The European Court of Human Rights (ECHR) has published an important decision concerning four employees who claimed they had suffered religious discrimination in the workplace, ruling in favour of only one employee.
The four employees (who were all practising Christians) had originally brought claims against their respective employers in the UK courts. Having failed in the UK courts, the employees took their claims to the ECHR, arguing that UK discrimination law had failed to protect their right to lawfully express their religious beliefs.
Ms Ewedia and Ms Chaplin
Ms Eweida worked for British Airways as a member of check-in staff. Ms Chaplin was an NHS nurse who worked on a geriatric ward. Both were required to wear a uniform and had previously worn a cross on a chain hidden under their uniform. Their uniforms were changed to an open-neck style, so their crosses became visible. This breached the uniform policies of their respective employers.
In Ms Ewedia’s case, the ECHR held that British Airways’ aim to protect a certain image was legitimate. However, it considered that the UK courts had placed too much weight on this aim. Ms Eweida’s cross was discreet, and there was no evidence that other authorised items of clothing such as turbans and hijabs had any negative impact on British Airways’ brand. In addition, it was clearly not that important to British Airways as they had subsequently amended their uniform policy to allow religious jewellery to be displayed after the case caught the media’s attention. The ECHR therefore held that Ms Ewedia’s rights had been infringed by the UK courts when they dismissed her claim.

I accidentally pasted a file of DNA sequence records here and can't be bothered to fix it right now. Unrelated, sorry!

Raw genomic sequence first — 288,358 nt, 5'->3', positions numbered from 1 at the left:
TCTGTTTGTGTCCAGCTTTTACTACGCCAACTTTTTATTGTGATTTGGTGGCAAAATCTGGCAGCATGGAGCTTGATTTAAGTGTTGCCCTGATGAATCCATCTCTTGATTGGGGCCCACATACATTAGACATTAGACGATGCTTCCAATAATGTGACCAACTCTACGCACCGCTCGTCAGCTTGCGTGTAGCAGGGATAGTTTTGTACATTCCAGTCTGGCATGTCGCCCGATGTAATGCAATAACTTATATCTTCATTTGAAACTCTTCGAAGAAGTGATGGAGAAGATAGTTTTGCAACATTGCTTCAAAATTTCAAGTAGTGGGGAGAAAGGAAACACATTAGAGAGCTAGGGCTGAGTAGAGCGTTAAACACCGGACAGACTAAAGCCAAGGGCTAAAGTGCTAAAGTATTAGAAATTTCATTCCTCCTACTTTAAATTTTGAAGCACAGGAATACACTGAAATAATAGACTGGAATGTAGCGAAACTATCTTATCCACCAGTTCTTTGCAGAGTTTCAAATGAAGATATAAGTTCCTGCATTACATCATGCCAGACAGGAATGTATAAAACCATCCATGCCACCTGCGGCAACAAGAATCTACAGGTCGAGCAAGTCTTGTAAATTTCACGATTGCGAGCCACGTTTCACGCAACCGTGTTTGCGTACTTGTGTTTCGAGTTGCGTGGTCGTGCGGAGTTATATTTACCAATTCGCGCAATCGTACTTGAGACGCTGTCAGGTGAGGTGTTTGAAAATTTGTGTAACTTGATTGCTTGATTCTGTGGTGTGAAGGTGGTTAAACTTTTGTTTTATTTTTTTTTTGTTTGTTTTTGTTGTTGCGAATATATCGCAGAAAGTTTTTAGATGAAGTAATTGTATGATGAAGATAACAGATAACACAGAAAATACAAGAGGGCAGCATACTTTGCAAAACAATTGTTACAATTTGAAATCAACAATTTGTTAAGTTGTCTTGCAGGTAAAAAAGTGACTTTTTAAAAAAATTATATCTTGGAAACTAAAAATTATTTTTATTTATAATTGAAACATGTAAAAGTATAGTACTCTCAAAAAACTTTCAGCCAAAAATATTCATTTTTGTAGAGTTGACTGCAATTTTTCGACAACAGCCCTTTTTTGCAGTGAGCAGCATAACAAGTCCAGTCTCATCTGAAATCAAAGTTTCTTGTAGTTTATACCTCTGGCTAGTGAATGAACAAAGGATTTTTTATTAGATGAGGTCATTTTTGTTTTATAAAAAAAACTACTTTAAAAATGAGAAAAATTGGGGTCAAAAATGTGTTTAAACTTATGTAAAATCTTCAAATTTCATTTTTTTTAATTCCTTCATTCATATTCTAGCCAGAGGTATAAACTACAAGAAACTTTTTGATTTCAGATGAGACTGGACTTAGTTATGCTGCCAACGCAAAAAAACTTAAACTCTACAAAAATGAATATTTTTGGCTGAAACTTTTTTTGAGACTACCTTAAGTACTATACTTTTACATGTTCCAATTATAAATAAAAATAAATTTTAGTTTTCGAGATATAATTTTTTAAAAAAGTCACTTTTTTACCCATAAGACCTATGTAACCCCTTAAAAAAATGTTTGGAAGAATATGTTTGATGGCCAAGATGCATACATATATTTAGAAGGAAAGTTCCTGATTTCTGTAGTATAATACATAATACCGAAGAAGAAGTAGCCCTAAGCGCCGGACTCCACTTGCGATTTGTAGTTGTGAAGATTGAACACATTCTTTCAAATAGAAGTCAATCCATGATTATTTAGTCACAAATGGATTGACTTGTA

In Ms Chaplain’s case, the ECHR agreed that the NHS’s refusal to allow Ms Chaplain to wear a cross while performing nursing duties was an interference with her freedom to express her religious beliefs, but ultimately the reason for the restriction was to protect the health and safety of nurses and patients. There was a risk that a patient might seize and pull the chain, or that the cross might swing forward and come into contact with an open wound. The ECHR held that the protection of health and safety on a hospital ward was more important than Ms Chaplain’s right to express her religious beliefs.
Mr McFarlane and Ms Ladele
Mr McFarlane was a counsellor for Relate who was required to provide sexual counselling to same sex couples. Ms Ladele was a registrar who was required to perform civil partnership ceremonies. Neither was willing to provide these services as they believed same sex relationships were contrary to God’s will. Both employers had equality and diversity policies in place and complaints had been raised by colleagues regarding the employees’ refusal to perform their duties.
Both claims were dismissed. The ECHR held that the employers’ aims to promote equal opportunities and to avoid sexual orientation discrimination were justified.
It is important for employers to analyse the aim they are trying to achieve and whether they can legitimately argue that interfering with an individual’s right to express their religious beliefs is a proportionate way of achieving that aim. Each case will invariably turn on its own facts and will often involve a balancing exercise. Employers should consider all the circumstances surrounding an individual case and how any particular action may affect other employees and clients the employee deals with on a frequent basis. Depending on the circumstances, health and safety issues or other competing rights may be an appropriate reason to refuse an employee’s request. Ms Ewedia’s case shows that although corporate image is a legitimate aim, it is not as critical as an individual’s right to express their religious beliefs. Employers who seek to restrict what their employees wear to work in order to protect a certain corporate image should carefully consider reasonable requests from employees who wish to wear religious clothing or jewellery.